5 tips to help you manage your money when you are not well
Digital team's blog
Until a few years ago Black Friday was little known outside of the USA - but in today’s connected world, offers of large discounts and unbelievable deals constantly fill our screens and send our notifications into overdrive. This blog for Black Friday, Chris shares her tips for looking after our money when we might not be in a great position.
Retail therapy isn’t just a saying, it’s a real thing, but unfortunately it can also be a very distinct sign of when someone is unwell. But how do you stop someone who is on a spending mission? Spending money when I am unwell, is self soothing, self medication and can feel like self harming. The impulsivity is addictive and I feel a release when I spend money.
I certainly haven’t spent millions when I am unwell. The most I’ve spent is about £1000 in a few days, which is still a lot of money. When I am feeling manic, I become more impulsive or energetic; I do things that are slightly out of the ordinary for me. I recall one of my friends telling me that I serenaded her with Erasure from the other side of the street! I also recall once waking up on a bench in Vauxhall with very little recollection of how I got there.
To pre-empt this having an impact on my savings, I pay greater attention to my spending when I am feeling manic and I have some simple rules that help stop me from getting into difficulty.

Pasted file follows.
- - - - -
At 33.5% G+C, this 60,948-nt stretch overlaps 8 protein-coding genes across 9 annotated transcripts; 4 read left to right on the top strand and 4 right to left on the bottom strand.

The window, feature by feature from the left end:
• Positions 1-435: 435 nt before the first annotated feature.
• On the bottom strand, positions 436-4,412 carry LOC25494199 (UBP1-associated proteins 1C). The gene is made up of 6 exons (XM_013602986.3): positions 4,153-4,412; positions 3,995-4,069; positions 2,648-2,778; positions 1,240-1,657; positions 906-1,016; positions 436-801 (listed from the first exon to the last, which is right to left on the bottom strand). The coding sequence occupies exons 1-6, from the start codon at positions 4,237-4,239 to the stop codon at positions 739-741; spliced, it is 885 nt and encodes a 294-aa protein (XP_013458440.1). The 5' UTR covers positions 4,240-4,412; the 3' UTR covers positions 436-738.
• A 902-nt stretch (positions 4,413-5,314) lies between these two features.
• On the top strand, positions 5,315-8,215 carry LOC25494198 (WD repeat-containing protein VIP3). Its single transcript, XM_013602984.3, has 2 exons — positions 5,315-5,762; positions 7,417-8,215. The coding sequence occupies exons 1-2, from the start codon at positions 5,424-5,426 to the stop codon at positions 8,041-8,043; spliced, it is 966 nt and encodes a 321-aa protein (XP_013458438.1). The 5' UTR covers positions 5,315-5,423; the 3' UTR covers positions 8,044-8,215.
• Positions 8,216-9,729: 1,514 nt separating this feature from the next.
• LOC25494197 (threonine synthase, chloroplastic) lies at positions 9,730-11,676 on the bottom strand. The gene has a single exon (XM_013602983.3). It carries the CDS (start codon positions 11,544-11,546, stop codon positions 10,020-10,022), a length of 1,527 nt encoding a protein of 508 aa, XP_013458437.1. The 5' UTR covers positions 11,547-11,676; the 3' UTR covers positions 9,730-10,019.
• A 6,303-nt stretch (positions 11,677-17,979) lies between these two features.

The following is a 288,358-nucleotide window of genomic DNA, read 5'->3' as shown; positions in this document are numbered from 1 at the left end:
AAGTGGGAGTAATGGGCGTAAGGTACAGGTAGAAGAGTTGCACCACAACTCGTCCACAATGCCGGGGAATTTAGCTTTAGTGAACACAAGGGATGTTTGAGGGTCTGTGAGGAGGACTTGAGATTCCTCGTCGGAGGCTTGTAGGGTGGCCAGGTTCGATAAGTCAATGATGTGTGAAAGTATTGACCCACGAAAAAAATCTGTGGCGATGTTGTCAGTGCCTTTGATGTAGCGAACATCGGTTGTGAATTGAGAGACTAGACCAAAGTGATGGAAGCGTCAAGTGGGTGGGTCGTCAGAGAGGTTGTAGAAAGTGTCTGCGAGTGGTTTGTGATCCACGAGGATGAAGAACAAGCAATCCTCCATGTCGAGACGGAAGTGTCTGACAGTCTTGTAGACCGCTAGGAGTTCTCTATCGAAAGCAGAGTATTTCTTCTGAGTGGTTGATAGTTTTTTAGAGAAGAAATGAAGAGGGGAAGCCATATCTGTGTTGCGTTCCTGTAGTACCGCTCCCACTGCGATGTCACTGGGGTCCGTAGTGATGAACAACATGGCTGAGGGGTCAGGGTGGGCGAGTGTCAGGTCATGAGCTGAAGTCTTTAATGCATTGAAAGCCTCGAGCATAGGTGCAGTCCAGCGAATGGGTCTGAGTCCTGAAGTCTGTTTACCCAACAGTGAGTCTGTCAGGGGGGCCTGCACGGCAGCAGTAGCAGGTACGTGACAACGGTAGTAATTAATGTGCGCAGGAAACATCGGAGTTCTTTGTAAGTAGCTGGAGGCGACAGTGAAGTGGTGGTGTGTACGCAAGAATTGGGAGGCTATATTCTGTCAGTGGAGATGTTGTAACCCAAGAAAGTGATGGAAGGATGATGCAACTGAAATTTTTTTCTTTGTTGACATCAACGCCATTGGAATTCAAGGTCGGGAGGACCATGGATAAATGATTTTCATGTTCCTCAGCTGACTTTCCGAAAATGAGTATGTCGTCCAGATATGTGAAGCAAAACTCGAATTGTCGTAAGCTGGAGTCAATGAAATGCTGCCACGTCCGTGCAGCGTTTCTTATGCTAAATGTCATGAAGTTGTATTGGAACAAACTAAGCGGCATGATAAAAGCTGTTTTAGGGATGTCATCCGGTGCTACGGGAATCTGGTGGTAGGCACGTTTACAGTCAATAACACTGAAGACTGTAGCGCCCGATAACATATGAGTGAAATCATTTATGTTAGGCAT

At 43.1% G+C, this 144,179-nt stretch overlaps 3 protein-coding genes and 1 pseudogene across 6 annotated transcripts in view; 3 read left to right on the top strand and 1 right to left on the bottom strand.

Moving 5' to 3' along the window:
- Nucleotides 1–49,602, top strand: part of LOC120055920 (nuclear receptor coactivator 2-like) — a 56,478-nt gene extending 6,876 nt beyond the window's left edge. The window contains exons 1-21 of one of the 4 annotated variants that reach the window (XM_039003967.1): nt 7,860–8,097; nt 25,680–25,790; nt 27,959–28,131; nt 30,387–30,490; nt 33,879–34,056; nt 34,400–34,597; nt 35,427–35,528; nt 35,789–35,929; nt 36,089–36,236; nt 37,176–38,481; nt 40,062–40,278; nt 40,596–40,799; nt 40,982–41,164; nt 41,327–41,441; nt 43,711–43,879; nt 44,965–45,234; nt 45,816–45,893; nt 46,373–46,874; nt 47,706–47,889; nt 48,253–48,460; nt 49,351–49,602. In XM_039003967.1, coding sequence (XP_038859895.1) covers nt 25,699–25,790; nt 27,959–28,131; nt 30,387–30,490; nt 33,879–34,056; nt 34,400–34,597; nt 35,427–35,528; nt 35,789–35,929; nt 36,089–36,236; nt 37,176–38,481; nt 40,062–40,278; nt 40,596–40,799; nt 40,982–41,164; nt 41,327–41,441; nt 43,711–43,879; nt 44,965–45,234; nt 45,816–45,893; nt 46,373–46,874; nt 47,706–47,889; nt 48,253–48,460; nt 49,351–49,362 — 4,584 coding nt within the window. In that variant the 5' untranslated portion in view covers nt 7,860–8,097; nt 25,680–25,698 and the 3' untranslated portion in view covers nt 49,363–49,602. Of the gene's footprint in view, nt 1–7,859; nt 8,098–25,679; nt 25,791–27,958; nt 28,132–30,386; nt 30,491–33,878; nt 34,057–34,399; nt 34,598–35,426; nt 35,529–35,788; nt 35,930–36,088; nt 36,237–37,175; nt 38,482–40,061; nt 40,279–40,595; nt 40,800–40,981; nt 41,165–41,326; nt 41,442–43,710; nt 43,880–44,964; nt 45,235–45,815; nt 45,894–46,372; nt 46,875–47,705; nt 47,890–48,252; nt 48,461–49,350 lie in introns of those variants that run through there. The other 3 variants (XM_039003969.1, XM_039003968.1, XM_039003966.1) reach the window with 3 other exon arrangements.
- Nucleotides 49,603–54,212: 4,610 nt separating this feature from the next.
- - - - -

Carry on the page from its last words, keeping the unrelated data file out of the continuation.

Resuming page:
1) Keep the receipts. It doesn’t always matter if you feel like you can’t stop it, just keep the receipts. By keeping them it means I can return everything when I feel stable again. I’ve bought everything from Bonsai trees, to theatre tickets for other people – there’s not really much logic in it at all!
2) Keep the tags on. it’s the same principle as the receipts – I can return them as soon as I feel stable again. I once bought a designer waistcoat that I really didn’t need and didn’t even fit me. When I got home, I didn’t want it, so the next week I returned it.
3) Try and eat something. Do you find that when you’re hungry, your weekly shop ends up containing lots of things you don’t really need? You end up buying things you would never normally buy! The same rule applies. If you are fuelled by coffee and cigarettes, the jittery, anxious, impulsive part of me definitely comes out.
For me, spending is a clear indicator that I am not well… but I have found that having these rules can keep me safe
4) Protect your money. I transfer as much as I can into a savings account event month. This means I am left with just enough to keep me going, so I will never end up spending my whole pay cheque. The other beauty of a savings account (or bond) is that it takes a couple of days for the money to transfer back into my current account, and by then I usually feel stable again.
5) Be kind to myself. I already have to deal with a lot of emotions and adding more on top of that isn’t a great idea. So, I try to be kind to myself and not to worry so much about what I have spent. If I follow all my rules everything can be sorted out and no real damage will be done.
For me, spending is a clear indicator that I am not well. Sometimes it’s hard for me to notice if I am unwell, as I am not always aware but I found that by having these rules I can keep myself safe.
Would you or a loved one appreciate practical support to help manage your money? On 28 November we are launching Mental Health & Money Advice, the first UK-wide service dedicated to offering clear, practical advice and support for people living with mental health and money problems.